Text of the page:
I'm not saying I don't agree with the sentiment (I do), I just don't see anything changing anytime soon.
Enviromental impact of a car - Andrew-T
"Most people choose not to and it will take an awful lot to change their minds"

Absolutely, OilBurner. There may be a chink of light in that new car sales are not quite as high as they have been. Just now I am amusing myself looking for a decent 16-year-old 205 GTI to potter about in, which may keep one more oldie on the road a bit longer.

As we all know by now, Peugeot are retrenching by closing down Ryton. That may reduce the level of manufacturing pollution, but of course the employees won't take much comfort from that. It all depends on your viewpoint.
Enviromental impact of a car - P3t3r
I think the main reason why a small engine will probably not last as long would be because of the way it is used. Small engines tend to do low mileages in the city, whereas big ones tend to sit on the m/way doing hardly any work. I've known small engines to go well past 120k, and if you used a small engine in the same way you used a large one then the difference in life expectancy would probably be a lot closer.

I always thought that the government were just after the money. They are encouraging people to buy hybrids, which tend to cost a lot, which will mean more taxes. The environmental impact from the production of hybrids must be huge because there are efectively two engines to build, and maintain :-o.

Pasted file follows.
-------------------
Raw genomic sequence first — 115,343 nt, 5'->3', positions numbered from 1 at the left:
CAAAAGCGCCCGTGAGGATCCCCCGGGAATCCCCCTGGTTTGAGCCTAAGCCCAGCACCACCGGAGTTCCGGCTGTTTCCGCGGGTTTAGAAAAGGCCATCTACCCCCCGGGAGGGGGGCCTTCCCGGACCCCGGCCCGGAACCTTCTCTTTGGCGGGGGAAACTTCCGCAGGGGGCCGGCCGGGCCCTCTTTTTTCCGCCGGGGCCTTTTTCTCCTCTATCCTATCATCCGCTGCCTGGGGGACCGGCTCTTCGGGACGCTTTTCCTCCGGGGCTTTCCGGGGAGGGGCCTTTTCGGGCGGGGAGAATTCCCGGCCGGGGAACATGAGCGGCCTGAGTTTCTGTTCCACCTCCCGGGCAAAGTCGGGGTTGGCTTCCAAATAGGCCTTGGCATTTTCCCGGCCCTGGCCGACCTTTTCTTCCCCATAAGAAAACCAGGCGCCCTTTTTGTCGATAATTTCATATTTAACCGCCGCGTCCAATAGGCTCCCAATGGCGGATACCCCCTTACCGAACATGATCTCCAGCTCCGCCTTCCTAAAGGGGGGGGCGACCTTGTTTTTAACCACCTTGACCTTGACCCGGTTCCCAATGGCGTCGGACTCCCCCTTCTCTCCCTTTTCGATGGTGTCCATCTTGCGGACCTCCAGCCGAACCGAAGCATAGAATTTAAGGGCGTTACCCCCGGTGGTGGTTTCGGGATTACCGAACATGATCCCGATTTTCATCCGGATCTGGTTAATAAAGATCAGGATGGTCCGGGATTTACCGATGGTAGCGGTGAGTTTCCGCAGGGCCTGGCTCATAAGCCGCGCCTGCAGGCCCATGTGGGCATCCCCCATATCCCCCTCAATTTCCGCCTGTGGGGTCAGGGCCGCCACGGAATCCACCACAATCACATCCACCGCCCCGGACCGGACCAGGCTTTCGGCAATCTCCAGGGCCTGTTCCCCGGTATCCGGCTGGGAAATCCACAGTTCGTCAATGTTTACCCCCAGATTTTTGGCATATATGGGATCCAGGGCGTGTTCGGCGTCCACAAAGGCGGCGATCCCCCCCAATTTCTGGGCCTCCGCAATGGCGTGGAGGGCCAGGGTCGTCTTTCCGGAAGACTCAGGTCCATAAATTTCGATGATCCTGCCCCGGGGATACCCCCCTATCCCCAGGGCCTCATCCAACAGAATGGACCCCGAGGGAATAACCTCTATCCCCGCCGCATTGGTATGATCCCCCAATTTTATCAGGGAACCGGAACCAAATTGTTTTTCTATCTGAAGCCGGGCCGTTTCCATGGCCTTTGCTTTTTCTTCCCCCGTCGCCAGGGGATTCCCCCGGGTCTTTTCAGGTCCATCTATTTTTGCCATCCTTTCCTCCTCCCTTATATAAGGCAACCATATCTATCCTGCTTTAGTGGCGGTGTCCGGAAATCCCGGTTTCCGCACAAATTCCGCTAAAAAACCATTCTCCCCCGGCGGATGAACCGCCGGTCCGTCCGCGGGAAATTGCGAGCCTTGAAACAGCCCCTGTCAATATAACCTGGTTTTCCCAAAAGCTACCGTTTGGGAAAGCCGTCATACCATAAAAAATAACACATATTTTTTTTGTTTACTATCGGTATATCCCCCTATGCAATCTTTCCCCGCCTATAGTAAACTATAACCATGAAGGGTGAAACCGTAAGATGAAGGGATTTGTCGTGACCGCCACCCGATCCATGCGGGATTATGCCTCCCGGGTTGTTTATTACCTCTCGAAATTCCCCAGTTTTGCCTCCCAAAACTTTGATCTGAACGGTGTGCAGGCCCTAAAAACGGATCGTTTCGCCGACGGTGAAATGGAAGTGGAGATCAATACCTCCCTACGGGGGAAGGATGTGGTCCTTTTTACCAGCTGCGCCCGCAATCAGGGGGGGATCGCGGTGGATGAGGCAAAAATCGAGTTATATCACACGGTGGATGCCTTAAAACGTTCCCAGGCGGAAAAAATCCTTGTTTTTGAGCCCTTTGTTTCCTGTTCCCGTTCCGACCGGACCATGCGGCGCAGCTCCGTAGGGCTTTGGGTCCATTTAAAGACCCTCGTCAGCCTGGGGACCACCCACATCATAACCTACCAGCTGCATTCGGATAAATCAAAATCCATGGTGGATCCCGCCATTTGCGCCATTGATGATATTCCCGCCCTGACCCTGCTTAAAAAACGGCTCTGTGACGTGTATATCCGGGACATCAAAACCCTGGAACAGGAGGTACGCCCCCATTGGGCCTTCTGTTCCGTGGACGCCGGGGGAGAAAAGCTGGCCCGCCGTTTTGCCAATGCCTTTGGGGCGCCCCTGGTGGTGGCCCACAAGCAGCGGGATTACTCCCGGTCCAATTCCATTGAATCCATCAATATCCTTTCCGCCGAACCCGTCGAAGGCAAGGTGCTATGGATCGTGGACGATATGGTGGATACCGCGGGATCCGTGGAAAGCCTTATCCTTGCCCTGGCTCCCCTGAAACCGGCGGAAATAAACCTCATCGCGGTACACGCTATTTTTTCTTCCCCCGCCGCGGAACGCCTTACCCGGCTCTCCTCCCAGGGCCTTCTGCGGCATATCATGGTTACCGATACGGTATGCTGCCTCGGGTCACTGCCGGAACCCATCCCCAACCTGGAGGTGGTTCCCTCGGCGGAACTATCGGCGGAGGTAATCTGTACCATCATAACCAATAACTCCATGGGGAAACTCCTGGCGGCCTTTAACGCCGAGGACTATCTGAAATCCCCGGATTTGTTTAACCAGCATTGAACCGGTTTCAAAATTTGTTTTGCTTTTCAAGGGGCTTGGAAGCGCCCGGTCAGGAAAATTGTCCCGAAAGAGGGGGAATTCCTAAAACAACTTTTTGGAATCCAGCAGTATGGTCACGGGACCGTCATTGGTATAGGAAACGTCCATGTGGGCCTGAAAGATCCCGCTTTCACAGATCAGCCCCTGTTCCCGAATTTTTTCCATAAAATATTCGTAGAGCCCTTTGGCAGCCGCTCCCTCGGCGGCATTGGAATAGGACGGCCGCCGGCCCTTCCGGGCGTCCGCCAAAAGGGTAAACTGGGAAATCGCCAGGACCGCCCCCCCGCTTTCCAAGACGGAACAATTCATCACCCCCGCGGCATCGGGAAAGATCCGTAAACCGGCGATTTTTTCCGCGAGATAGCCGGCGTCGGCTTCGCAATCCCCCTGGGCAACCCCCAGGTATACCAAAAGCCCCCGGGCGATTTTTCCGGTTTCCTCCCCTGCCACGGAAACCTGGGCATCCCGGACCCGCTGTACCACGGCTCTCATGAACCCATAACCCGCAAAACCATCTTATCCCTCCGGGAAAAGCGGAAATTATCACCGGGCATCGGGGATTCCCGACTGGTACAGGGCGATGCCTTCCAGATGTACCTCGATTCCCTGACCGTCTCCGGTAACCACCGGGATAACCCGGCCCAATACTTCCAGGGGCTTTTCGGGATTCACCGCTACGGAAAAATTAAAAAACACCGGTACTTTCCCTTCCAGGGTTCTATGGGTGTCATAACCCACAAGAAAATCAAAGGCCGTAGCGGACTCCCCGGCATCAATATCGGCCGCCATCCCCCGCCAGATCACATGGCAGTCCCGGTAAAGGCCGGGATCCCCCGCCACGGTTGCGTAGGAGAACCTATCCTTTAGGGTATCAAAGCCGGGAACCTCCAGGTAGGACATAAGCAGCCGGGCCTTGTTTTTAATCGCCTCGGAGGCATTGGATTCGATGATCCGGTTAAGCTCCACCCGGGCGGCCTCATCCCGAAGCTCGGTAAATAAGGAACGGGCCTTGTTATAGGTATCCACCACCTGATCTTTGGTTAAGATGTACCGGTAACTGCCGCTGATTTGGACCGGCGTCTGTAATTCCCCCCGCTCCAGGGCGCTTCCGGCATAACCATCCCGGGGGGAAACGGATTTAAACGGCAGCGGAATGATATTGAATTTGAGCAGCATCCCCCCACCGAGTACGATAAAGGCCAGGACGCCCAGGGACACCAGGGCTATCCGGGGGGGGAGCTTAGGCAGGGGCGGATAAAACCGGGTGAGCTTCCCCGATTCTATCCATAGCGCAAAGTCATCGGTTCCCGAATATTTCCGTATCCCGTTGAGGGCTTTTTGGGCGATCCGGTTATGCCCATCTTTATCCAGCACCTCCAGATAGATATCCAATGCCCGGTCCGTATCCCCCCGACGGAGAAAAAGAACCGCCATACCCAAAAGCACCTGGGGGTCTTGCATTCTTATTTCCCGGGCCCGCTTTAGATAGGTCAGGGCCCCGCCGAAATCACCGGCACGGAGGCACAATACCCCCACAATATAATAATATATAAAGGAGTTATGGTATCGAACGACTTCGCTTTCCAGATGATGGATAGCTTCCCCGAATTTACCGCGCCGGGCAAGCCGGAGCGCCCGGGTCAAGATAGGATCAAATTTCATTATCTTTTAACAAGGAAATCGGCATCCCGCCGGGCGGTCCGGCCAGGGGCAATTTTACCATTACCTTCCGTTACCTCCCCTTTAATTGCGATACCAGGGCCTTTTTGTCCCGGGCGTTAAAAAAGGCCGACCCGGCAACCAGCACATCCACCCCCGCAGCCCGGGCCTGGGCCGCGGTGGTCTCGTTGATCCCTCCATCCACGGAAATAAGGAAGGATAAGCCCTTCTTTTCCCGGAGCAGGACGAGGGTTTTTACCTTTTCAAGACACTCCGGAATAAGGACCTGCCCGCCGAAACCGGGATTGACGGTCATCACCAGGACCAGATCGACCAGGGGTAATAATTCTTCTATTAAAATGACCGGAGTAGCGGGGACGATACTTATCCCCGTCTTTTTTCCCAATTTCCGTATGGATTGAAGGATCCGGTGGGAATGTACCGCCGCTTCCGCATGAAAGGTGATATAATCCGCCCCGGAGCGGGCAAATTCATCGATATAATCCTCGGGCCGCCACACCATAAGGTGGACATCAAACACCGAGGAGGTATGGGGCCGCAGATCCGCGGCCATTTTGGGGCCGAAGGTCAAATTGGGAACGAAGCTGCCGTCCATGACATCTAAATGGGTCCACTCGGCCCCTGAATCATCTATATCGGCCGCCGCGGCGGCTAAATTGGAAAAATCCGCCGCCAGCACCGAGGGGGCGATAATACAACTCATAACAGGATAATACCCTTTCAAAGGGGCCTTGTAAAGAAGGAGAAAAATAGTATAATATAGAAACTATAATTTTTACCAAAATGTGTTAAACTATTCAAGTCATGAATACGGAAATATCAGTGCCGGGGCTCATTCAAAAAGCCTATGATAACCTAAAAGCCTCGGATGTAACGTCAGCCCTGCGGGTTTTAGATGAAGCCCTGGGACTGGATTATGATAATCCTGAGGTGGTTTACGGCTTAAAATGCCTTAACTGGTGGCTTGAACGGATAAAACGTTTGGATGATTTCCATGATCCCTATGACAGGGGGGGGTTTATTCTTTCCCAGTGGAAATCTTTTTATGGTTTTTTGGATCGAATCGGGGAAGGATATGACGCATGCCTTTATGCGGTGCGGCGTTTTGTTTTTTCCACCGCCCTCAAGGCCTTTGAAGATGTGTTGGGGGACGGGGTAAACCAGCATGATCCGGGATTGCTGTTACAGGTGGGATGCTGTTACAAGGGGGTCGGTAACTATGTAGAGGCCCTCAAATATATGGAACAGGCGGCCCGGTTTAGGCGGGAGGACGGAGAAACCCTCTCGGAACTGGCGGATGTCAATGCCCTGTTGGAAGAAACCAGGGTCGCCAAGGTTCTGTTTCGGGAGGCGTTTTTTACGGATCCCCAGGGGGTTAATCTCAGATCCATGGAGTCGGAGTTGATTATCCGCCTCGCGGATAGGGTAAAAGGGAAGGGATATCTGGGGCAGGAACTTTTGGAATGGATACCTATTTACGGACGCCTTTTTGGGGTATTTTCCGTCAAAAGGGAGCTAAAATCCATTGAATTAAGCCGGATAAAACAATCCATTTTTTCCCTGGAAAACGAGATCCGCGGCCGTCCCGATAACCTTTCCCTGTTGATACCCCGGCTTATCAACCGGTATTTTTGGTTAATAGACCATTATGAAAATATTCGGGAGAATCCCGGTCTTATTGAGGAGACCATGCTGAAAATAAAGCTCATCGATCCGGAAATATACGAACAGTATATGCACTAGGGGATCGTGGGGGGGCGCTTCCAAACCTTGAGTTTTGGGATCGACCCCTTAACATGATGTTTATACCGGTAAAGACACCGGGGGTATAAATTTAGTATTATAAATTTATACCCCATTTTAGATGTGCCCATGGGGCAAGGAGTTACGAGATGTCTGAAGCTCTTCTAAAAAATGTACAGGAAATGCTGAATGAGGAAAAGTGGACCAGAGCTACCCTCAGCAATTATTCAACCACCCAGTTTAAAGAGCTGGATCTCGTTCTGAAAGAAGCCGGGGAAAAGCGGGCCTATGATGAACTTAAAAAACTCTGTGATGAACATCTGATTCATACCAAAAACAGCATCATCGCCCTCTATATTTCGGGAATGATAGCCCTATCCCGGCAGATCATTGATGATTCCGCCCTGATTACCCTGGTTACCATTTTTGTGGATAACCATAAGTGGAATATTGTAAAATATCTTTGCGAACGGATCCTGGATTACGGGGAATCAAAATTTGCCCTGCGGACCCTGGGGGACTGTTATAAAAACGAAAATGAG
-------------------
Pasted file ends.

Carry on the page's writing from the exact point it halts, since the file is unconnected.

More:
Enviromental impact of a car - stunorthants
So its as I suspected - we are taxed for ruining the enviroment yet the goverment takes no part in truely discouraging us from true pollution.

Enviromental impact of a car - Cliff Pope
I don't quite follow the question. A car will never "pay back" the pollution created in its manufacture. All cars continue to pollute in some form during use, even the cleanest. The question really is the which cars, new or existing, will minimise the pollution over their lifetime.
There is also a secondary question - how much benefit does society or the world derive from that car's use, and is that benefit commensurate witht the environmental (as well as financial) cost borne by the owner and everyone else?
In short, economic progress itself, of which cars are a part, has an environmental cost. How much are we willing to pay? And how do we balance one person's gain against another's loss?
Enviromental impact of a car - mss1tw
The cars are still going to get made, whether they are used or not.

Think about the energy that went into making the Rovers currently sat in various dealerships - there's no way that energy was well used, or is going to be 'repayed' by those cars!
Enviromental impact of a car - Xileno {P}